What Is Emotional Flow?
For a play, opera, or literary reading, the emotional flow is the thread of moods that the audience experiences as they absorb the performance.
Audiences begin with a natural reluctance to connect with a show or reading, something we skeptical humans bring to any live event. Emotional connection with the performers can change that.
|Zack Rogow giving a poetry reading.|
When there is humor on stage or in a reading, the attendees laugh, relax, and let go of that natural reticence. On the other hand, when there is pathos in a performance, the audience also connects, but in a very different way. Identifying with the pain of a character or a reader can be a very personal, internal moment.
What is tricky for the writer of a play, an opera libretto, or a literary reading, is to know how best to thread together the various emotions that a performance stimulates in an audience. Not all combinations work, as I’ve discovered the hard way.
Start Heavy, Go Light—This Doesn’t Usually Work
Earlier in my literary career, I used to do poetry readings that combined stories of sharp tragedy with boisterous comedy. The tragedy sometimes involved the loss of a parent—very heavy content. My first instinct was to put the tragedy first, and then lighten things up with silliness. I followed my tragic, confessional writings with jokey poems, partly to reassure the audience that I was alright, even after exposing a personal trauma. My punchline humor was also a sort of bravado, a way of sidestepping the depths of emotion I’d just unveiled. I don’t think this emotional flow worked. The humor undercut the pathos and left the audience scratching their heads about whether they should be laughing or sympathizing with my pain.
I didn’t discover how badly I was threading the emotions in my poetry readings until I saw a student of mine imitate the heavy-to-light dynamic in his own reading. When I saw how flat and evasive the humor felt after a moment of stabbing pathos, it struck me that I was composing the emotional flow of a performance all wrong.
Start Light, Go Heavy
It was only by trial and error that I tried the reverse strategy—starting light and ending heavy. I tried this out in a collaboration with actor Lorri Holt. Lorri and I developed together the play called Colette Uncensored, about the life of the French writer Colette.
|Lorri Holt as the writer Colette in Colette Uncensored|
The story of Colette’s life naturally lent itself to the light-to-heavy emotional pathway, because Colette’s earlier years were like a French bedroom farce. Later on, when Colette’s family was swept up in the rise of fascism in the 1930s and 40s, her life became deadly serious. Colette’s husband then was Jewish and was arrested by the Gestapo, and her daughter got involved in the resistance to the Nazi occupation of France. When Lorri and I tried putting the humor in the early part of the play, and made the second half much more serious, the audience seemed to go with that current much more naturally. The initial humor gave the audience a chance to connect to the performance. Once the attendees had warmed up to the show, they were wide open to feeling the pathos in the second half.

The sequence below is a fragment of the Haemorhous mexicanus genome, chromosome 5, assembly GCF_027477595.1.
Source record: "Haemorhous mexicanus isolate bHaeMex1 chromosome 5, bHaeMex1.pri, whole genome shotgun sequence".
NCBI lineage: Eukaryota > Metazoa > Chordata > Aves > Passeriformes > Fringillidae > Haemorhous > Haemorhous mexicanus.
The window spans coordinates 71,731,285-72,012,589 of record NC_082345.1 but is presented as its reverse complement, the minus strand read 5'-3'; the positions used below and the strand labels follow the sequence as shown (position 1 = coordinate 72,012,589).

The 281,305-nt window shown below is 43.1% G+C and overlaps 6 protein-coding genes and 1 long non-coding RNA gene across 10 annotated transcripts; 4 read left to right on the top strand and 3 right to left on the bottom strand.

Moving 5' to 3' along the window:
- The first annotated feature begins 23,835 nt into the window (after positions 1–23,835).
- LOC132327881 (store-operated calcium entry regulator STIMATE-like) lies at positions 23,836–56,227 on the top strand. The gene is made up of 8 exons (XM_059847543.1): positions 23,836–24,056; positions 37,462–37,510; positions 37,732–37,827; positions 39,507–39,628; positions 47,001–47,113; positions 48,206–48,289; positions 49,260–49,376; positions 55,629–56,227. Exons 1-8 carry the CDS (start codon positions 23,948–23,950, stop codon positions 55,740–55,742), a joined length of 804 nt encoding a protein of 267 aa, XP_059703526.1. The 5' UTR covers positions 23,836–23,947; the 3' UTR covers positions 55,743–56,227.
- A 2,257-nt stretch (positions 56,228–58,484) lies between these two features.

Alternate Light and Heavy
After seeing the light-to-heavy path work well in a performance, I assumed that was the only successful way to combine humor and pathos on stage or in a reading. Recently I saw a performance of Gioachino Rossini’s opera buffa, La Scala di Seta (The Silken Ladder). You can’t find a more outrageous comedy. The emotions run from slapstick to ridiculous. The feelings of the characters are so exaggerated, their crushes are so obviously unrequited, their amorous hopes are so clownish, that the audience is invited only to chuckle. And yet…Rossini and the librettist Giuseppe Maria Foppa insert moments in this opera where a character confesses a hidden passion in the most poignant way. The zany servant Germano confesses his love in the aria, “Amore dolcemente tu prima accendi il core,” (“How sweetly, love, you first light this heart on fire”) and your own heart just melts.
How does Rossini succeed in placing these moments of extreme romantic passion in a farce? Well, music helps. Strike up the violins, and anything is possible. But I believe that can also be done in a literary work. It ain’t easy, though. I’m still working on it.
Zack’s most recent book of poems, Irreverent Litanies
Zack’s most recent book of translations, Bérenice 1934–44: An Actress in Occupied Paris
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